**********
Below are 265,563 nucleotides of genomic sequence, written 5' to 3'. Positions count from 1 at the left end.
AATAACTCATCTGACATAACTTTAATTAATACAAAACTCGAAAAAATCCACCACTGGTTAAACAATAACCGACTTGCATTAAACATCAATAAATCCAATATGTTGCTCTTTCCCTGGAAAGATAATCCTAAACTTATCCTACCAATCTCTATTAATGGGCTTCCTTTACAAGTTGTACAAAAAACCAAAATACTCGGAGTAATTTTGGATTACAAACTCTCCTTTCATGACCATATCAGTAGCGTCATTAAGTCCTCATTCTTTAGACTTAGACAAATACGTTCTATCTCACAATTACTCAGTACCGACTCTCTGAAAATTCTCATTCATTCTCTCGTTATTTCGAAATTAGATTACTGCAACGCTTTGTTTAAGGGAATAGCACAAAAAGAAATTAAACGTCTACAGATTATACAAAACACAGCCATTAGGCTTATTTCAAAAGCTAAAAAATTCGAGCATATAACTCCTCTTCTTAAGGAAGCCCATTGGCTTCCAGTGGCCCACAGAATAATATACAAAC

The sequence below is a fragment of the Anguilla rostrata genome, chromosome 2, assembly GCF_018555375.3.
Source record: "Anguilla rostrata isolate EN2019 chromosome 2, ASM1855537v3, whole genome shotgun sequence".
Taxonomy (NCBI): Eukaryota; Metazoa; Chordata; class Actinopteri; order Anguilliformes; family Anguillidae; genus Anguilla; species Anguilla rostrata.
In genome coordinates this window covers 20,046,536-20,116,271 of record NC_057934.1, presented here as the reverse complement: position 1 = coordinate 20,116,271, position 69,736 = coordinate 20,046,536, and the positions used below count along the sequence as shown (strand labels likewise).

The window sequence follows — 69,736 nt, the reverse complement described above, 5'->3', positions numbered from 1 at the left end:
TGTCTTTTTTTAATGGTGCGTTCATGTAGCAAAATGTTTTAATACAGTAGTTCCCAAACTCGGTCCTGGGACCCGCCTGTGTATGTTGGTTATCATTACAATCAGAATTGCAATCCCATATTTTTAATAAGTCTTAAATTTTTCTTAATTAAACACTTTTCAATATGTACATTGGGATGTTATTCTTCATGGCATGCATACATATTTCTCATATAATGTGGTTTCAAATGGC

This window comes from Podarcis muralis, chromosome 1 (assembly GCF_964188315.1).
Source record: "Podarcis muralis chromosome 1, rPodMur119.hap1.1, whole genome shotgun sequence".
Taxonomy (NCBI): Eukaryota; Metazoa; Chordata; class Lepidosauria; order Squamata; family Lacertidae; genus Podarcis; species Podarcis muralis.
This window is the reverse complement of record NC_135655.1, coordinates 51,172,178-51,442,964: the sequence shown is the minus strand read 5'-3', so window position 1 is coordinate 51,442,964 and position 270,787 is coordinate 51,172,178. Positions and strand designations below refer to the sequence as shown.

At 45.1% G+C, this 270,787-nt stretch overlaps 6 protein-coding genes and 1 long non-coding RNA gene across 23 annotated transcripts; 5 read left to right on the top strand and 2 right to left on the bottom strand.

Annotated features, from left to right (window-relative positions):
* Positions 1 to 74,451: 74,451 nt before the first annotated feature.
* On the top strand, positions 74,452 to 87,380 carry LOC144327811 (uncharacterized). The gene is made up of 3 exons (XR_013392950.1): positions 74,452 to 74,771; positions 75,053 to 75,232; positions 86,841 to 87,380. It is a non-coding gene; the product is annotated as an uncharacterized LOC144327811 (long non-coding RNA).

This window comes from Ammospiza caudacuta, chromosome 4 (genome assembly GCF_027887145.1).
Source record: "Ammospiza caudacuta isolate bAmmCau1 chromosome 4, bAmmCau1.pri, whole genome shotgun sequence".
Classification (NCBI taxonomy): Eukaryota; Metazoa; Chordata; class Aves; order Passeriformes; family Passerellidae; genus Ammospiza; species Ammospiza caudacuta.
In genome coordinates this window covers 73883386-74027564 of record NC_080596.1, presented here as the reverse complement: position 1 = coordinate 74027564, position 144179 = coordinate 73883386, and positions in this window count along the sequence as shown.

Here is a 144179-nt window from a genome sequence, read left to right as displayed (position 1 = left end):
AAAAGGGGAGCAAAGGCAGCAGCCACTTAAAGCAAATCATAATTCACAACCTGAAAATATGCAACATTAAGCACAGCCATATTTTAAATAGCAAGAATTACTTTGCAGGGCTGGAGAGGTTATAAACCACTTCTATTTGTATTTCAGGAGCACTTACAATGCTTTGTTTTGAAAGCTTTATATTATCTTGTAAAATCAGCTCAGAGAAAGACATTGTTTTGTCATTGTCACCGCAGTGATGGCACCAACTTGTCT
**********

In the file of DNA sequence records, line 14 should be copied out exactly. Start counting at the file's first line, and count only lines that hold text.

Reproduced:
Annotated features, from left to right (window-relative positions):